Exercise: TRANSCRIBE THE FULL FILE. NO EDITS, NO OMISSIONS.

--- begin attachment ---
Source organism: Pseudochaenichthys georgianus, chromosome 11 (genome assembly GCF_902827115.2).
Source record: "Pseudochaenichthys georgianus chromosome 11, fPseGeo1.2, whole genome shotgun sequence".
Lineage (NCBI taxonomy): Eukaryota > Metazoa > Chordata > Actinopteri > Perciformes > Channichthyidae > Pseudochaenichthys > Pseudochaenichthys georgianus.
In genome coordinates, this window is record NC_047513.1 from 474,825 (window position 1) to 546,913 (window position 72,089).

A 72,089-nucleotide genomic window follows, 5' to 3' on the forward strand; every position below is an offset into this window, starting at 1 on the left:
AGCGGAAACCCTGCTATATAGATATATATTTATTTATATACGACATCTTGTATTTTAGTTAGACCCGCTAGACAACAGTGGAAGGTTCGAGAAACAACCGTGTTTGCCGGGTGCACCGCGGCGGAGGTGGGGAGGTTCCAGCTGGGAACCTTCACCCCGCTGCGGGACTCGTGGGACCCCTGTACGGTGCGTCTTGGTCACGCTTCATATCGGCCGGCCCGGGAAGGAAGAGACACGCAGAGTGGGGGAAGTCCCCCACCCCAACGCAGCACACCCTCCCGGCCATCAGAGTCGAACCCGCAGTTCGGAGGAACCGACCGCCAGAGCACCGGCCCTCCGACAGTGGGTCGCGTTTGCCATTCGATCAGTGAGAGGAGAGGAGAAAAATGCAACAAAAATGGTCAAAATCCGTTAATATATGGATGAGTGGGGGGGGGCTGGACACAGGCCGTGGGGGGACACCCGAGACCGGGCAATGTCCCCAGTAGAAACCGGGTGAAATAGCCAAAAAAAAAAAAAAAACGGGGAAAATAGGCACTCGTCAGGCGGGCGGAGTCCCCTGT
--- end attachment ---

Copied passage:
Source organism: Pseudochaenichthys georgianus, chromosome 11 (genome assembly GCF_902827115.2).
Source record: "Pseudochaenichthys georgianus chromosome 11, fPseGeo1.2, whole genome shotgun sequence".
Lineage (NCBI taxonomy): Eukaryota > Metazoa > Chordata > Actinopteri > Perciformes > Channichthyidae > Pseudochaenichthys > Pseudochaenichthys georgianus.
In genome coordinates, this window is record NC_047513.1 from 474,825 (window position 1) to 546,913 (window position 72,089).

A 72,089-nucleotide genomic window follows, 5' to 3' on the forward strand; every position below is an offset into this window, starting at 1 on the left:
AGCGGAAACCCTGCTATATAGATATATATTTATTTATATACGACATCTTGTATTTTAGTTAGACCCGCTAGACAACAGTGGAAGGTTCGAGAAACAACCGTGTTTGCCGGGTGCACCGCGGCGGAGGTGGGGAGGTTCCAGCTGGGAACCTTCACCCCGCTGCGGGACTCGTGGGACCCCTGTACGGTGCGTCTTGGTCACGCTTCATATCGGCCGGCCCGGGAAGGAAGAGACACGCAGAGTGGGGGAAGTCCCCCACCCCAACGCAGCACACCCTCCCGGCCATCAGAGTCGAACCCGCAGTTCGGAGGAACCGACCGCCAGAGCACCGGCCCTCCGACAGTGGGTCGCGTTTGCCATTCGATCAGTGAGAGGAGAGGAGAAAAATGCAACAAAAATGGTCAAAATCCGTTAATATATGGATGAGTGGGGGGGGGCTGGACACAGGCCGTGGGGGGACACCCGAGACCGGGCAATGTCCCCAGTAGAAACCGGGTGAAATAGCCAAAAAAAAAAAAAAAACGGGGAAAATAGGCACTCGTCAGGCGGGCGGAGTCCCCTGT